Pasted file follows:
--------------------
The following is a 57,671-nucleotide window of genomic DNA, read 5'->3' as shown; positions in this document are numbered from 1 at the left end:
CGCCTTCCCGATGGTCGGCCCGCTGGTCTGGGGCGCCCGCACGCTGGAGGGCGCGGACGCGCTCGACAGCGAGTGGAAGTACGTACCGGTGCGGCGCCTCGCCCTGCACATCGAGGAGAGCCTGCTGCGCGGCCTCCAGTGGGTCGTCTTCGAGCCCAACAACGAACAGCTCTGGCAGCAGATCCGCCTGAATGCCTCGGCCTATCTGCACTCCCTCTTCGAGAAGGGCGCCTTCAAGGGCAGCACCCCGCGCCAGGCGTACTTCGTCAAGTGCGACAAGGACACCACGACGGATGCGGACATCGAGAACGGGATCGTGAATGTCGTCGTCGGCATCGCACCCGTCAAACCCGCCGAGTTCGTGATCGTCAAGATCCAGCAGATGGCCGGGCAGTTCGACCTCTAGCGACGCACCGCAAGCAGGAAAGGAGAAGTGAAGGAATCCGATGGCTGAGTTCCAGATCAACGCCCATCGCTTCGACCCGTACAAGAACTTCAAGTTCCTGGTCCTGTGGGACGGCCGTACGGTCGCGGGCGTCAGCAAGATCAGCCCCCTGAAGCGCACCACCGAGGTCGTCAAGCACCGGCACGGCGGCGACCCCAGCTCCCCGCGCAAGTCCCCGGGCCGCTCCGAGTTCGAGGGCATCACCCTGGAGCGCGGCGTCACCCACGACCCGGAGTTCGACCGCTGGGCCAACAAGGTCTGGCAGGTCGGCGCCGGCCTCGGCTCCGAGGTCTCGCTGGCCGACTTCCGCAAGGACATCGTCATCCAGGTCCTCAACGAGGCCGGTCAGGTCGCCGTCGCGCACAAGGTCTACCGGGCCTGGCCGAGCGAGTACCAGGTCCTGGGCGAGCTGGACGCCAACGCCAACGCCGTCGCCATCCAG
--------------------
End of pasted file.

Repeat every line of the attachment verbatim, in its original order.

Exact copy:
The following is a 57,671-nucleotide window of genomic DNA, read 5'->3' as shown; positions in this document are numbered from 1 at the left end:
CGCCTTCCCGATGGTCGGCCCGCTGGTCTGGGGCGCCCGCACGCTGGAGGGCGCGGACGCGCTCGACAGCGAGTGGAAGTACGTACCGGTGCGGCGCCTCGCCCTGCACATCGAGGAGAGCCTGCTGCGCGGCCTCCAGTGGGTCGTCTTCGAGCCCAACAACGAACAGCTCTGGCAGCAGATCCGCCTGAATGCCTCGGCCTATCTGCACTCCCTCTTCGAGAAGGGCGCCTTCAAGGGCAGCACCCCGCGCCAGGCGTACTTCGTCAAGTGCGACAAGGACACCACGACGGATGCGGACATCGAGAACGGGATCGTGAATGTCGTCGTCGGCATCGCACCCGTCAAACCCGCCGAGTTCGTGATCGTCAAGATCCAGCAGATGGCCGGGCAGTTCGACCTCTAGCGACGCACCGCAAGCAGGAAAGGAGAAGTGAAGGAATCCGATGGCTGAGTTCCAGATCAACGCCCATCGCTTCGACCCGTACAAGAACTTCAAGTTCCTGGTCCTGTGGGACGGCCGTACGGTCGCGGGCGTCAGCAAGATCAGCCCCCTGAAGCGCACCACCGAGGTCGTCAAGCACCGGCACGGCGGCGACCCCAGCTCCCCGCGCAAGTCCCCGGGCCGCTCCGAGTTCGAGGGCATCACCCTGGAGCGCGGCGTCACCCACGACCCGGAGTTCGACCGCTGGGCCAACAAGGTCTGGCAGGTCGGCGCCGGCCTCGGCTCCGAGGTCTCGCTGGCCGACTTCCGCAAGGACATCGTCATCCAGGTCCTCAACGAGGCCGGTCAGGTCGCCGTCGCGCACAAGGTCTACCGGGCCTGGCCGAGCGAGTACCAGGTCCTGGGCGAGCTGGACGCCAACGCCAACGCCGTCGCCATCCAG